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 CNS Story:

POPE-TV Jul-3-2008 (440 words) xxxi

Pope to be first reader in Bible-reading marathon for TV

By Cindy Wooden
Catholic News Service

ROME (CNS) -- On the evening of the opening of the world Synod of Bishops on the Bible, Pope Benedict XVI will serve as the first reader on Italian state television's Bible-reading marathon.

Plans for "The Bible, Day and Night" were unveiled during a July 3 press conference in the Rome offices of RAI, the state-owned broadcasting company.

Beginning Oct. 5, each of about 1,200 people will read for between four and eight minutes until all 73 books of the Catholic editions of the Bible have been read. No commentary will be offered and the only pause provided will be a musical interlude every 90 minutes.

Pope Benedict's reading from the Book of Genesis will be broadcast on RaiUno, RAI's flagship station. Most of the other readings expected to take place over the course of seven days and six nights will be broadcast on RaiEdu, a satellite channel.

Immediately after the pope reads from Genesis in Italian, Rome's chief Rabbi Riccardo di Segni will read the same text in Hebrew, organizers said.

As of early July, they said, it was not certain whether the pope would join other readers for a live broadcast from Rome's Basilica of the Holy Cross or whether his reading would be prerecorded.

While the Bible-reading marathon coincides with a Catholic event and was organized with Vatican assistance, Italy's Protestant, Orthodox and Jewish communities also are involved and will have representatives among the readers, RAI said.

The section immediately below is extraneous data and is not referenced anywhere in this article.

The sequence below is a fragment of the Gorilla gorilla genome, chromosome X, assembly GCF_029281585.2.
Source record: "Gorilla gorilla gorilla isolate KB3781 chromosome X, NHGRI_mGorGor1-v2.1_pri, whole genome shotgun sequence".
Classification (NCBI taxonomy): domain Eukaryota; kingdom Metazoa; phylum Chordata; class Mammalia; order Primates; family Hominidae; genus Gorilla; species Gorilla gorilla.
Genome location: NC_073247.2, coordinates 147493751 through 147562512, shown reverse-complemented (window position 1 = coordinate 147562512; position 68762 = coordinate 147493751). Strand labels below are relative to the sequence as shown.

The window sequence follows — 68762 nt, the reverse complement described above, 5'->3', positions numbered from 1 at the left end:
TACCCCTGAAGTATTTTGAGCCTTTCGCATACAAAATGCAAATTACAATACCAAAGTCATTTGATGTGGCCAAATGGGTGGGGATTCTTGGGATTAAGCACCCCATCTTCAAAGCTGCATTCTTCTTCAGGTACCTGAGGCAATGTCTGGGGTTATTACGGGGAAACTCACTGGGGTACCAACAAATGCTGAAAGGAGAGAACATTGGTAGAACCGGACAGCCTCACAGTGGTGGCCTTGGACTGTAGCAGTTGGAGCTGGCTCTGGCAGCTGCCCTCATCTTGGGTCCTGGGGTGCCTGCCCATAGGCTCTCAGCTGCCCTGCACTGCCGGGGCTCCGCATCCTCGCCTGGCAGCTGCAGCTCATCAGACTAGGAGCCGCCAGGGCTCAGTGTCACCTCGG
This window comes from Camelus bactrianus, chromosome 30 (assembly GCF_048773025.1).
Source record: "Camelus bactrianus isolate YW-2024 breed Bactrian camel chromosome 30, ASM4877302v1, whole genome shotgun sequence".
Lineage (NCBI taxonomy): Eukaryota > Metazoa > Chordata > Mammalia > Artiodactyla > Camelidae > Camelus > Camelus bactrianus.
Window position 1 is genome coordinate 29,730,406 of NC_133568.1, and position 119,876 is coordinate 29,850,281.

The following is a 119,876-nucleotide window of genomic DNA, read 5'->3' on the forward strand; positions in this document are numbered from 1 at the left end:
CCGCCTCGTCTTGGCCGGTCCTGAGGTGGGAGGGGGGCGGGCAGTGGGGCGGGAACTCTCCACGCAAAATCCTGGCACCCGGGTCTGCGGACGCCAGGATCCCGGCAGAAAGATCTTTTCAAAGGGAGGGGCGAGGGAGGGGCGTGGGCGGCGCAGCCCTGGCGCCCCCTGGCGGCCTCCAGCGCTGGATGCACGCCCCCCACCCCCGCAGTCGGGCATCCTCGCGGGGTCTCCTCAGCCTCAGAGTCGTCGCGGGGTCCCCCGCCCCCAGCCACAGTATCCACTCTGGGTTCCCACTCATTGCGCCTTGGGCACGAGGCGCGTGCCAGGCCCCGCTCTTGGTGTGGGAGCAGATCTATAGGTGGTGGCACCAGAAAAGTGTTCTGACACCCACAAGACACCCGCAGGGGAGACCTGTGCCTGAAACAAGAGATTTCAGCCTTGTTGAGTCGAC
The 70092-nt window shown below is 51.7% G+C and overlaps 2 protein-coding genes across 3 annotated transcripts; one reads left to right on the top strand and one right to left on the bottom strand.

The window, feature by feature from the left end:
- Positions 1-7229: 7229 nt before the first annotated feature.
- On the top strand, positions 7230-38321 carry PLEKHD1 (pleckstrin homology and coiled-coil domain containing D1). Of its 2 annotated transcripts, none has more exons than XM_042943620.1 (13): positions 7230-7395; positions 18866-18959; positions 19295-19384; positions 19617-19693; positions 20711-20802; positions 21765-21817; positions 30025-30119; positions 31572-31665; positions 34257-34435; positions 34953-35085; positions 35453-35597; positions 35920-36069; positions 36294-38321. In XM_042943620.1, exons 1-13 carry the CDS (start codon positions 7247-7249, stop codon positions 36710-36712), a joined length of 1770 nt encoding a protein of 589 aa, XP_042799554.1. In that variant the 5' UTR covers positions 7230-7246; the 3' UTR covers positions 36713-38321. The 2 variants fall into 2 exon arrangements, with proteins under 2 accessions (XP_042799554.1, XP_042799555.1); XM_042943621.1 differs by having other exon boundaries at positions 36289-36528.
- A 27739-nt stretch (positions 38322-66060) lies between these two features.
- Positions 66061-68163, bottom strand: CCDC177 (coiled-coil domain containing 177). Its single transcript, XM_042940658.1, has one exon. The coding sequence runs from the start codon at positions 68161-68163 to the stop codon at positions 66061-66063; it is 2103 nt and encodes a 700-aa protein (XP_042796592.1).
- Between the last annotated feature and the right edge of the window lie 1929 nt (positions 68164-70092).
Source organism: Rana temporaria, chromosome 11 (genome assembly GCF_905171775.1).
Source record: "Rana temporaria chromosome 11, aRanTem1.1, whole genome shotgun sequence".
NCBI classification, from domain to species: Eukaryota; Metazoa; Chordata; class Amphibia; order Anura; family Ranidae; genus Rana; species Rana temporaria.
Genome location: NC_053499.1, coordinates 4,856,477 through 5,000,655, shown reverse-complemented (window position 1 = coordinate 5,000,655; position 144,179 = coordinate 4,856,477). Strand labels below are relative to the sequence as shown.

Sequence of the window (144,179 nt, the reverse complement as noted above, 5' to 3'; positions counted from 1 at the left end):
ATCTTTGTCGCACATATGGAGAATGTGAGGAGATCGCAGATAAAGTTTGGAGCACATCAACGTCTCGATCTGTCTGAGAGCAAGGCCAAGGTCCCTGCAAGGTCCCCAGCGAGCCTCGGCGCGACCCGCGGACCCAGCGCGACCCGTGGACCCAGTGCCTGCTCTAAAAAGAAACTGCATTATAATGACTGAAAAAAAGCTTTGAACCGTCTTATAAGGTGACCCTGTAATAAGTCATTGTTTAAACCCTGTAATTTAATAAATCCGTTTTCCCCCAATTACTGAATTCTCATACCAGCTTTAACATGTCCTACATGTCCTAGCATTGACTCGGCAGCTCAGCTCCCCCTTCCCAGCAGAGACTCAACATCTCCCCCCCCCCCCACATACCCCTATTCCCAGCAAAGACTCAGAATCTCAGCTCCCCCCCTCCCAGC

Archbishop Gianfranco Ravasi, president of the Pontifical Council for Culture, told the July 3 press conference that while the pope normally does not get involved in such events he signed on after learning that the initiative involves "simply reading the texts, therefore a pure proclamation of the word."

The head of the Italian Bible Society, Daniele Garrone, a Protestant theologian, told the press conference: "RAI's project, 'The Bible, Day and Night,' will bring the sacred Scriptures to the public square, to that modern public square which is television. This free, public circulation of the Bible has been the objective of the Bible Society for more than 200 years."

Garrone said that, rather than seeing the program as a joint Bible reading under the leadership of Pope Benedict, people should see it as "everyone together before the Scriptures."

"We will all be together on the same level," he said. "It is a beautiful image of the church as a creature of the word. It is a lesson for the divided churches, reunited before the word that calls them, guides them and forgives them."

END


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